Is California really a low property tax state? – OCRegister

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Is California really a low property tax state?

Spoiler alert: the answer to that question is no. But even if you suspected this to be true, it doesn’t hurt to understand why. 

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Prior to the passage of Prop. 13 in 1978, the average property tax rate in California was about 2.6%. In addition to this high tax rate, California, like most states, imposed the tax annually on the market value of property. Because California’s real estate market was robust throughout the 70’s, market values grew rapidly, and property tax bills skyrocketed.

Prop. 13 cut property taxes in a very significant way. It reduced by more than half the property tax rate – capping it at 1% – but also limited increases in taxable value to 2% annually.

The fact that property taxes were cut so dramatically might explain why so many assume that California is a low property tax state. This assumption – more of a myth now – is perpetuated by tax-and-spend interests who argue incessantly for higher taxes.

But here are the facts: 

When it comes to total property tax collections, California ranks 19th out of the 50 states, according to the authoritative Tax Foundation. The “per capita” calculation is important because it refutes the argument advanced by progressives that California does not generate sufficient revenue for local government services. 

In response, tax-and-spend interests point to another Tax Foundation metric, which shows California ranking a relatively low 33rd in property taxes paid as a percentage of owner-occupied housing value. But this doesn’t prove that the state is tax-starved. It demonstrates that Prop. 13 achieves two seemingly conflicting policy outcomes: Generating above average revenue for local government services while protecting homeowners from being taxed out of their homes.

California’s “effective” property tax rate is less than one percent (.75%) because of Prop 13’s 2% limit on annual increases. (The longer one stays in a house, the more likely that the market value will exceed the assessed value). Contrast this with Texas where the “effective” property tax rate is 1.68%, almost double that of California. Taken in isolation, one would have to wonder why so many Californians are moving to Texas. The answer is simple: If property taxes were all that California collected, Texans would be moving here, not the other way around. (Texas has a top income tax rate of zero while California’s is the highest in the nation at 13.3%). More importantly, because housing is far more expensive in California, two identical houses, one in Houston and one in the Bay Area, could have wildly different property tax bills rendering meaningless the “effective” tax rate measurement.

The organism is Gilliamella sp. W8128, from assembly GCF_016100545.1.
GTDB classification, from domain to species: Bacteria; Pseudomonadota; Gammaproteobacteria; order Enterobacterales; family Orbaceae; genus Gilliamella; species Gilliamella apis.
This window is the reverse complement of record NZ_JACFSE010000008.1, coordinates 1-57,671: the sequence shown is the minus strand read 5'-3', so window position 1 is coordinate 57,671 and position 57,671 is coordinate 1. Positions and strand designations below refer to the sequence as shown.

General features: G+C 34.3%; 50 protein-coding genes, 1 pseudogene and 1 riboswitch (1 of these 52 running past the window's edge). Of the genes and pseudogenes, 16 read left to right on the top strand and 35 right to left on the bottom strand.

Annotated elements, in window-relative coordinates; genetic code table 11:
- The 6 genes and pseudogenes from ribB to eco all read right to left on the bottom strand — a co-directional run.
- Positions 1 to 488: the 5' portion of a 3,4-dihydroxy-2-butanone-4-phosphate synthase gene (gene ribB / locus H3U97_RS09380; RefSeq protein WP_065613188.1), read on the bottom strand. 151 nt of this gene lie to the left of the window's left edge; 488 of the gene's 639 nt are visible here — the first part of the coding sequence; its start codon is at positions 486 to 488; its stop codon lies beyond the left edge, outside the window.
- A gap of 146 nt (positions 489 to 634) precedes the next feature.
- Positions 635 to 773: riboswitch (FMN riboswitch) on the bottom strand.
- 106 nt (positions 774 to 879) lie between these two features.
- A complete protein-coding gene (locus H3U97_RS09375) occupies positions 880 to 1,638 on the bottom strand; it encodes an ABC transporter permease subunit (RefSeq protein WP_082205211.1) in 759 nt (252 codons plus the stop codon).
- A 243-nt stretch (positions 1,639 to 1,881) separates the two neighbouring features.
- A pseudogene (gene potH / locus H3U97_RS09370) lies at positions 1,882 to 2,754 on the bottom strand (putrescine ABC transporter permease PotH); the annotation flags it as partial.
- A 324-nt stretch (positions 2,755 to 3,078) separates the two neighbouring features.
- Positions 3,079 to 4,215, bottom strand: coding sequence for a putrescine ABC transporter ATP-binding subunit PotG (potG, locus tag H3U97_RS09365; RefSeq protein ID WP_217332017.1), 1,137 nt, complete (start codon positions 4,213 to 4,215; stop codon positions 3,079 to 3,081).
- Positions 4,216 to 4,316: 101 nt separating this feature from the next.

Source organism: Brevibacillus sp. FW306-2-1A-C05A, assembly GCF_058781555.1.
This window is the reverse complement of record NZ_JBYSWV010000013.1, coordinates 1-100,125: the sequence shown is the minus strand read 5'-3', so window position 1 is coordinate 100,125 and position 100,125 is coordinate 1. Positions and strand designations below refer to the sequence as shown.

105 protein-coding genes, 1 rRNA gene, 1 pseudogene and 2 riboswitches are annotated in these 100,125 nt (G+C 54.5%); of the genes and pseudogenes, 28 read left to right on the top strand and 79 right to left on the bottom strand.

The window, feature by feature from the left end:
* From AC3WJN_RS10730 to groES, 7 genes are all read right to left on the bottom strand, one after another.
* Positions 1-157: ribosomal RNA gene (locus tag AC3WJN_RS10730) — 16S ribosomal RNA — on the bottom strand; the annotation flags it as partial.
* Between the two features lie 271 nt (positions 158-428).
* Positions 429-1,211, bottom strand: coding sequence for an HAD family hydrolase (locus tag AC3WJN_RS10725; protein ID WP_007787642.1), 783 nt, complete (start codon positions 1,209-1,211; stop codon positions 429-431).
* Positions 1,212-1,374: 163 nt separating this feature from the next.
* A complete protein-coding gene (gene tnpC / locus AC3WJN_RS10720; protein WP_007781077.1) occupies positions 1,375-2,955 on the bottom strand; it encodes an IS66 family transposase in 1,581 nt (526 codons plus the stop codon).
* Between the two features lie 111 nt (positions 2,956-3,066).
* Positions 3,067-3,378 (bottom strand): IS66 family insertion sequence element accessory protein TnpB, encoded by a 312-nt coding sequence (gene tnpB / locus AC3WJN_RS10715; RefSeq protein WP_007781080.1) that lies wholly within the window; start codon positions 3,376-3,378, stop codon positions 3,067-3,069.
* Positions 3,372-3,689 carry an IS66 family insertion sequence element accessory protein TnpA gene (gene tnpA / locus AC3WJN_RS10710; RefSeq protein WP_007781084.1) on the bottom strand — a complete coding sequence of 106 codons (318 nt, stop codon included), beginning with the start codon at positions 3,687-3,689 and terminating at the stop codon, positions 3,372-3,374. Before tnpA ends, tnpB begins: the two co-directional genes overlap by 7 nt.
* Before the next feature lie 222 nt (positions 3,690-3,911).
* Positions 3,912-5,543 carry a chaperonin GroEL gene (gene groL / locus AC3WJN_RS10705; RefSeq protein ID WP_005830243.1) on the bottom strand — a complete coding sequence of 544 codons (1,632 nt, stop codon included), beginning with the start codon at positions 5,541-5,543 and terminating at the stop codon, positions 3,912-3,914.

The Tax Foundation explains this: “Some states with high property taxes, like New Hampshire and Texas, rely heavily on them in lieu of other major tax categories. This often involves greater devolution of authority to local governments, which are responsible for more government services than they are in states with greater reliance on state-level revenues like income or sales taxes.” No sane Texan would trade that state’s total tax structure for California’s. 

Another major consideration in determining if California is a high or low property tax state is something missed by all the traditional comparisons. Those comparisons only measure the traditional ad valorem (based on value) property tax which, as mentioned above, is limited to one percent in California. But California imposes many more taxes and levies that appear on the property tax bill beyond the ad valorem tax. And those add up. Don’t believe us? Just look at your property tax bill. 

Parcel taxes and a myriad of bond levies appear on virtually every property tax bill issued in California. In many jurisdictions, the “below the line” taxes and fees exceed the ad valorem levy. In 2014, the California Taxpayers Foundation compiled data on the prevalence of parcel taxes revealing about $2 billion statewide. Since that report is a decade old it is likely that that figure has doubled. 

While California homeowners might not fully understand all the complexities of existing data related to property taxes and all the comparative metrics, the best test is to simply ask, do you want to pay higher property taxes?  How many Californians would answer that in the affirmative? 

Jon Coupal is president of the Howard Jarvis Taxpayers Association.

This post was originally published on 3rd party site mentioned on the title of this site

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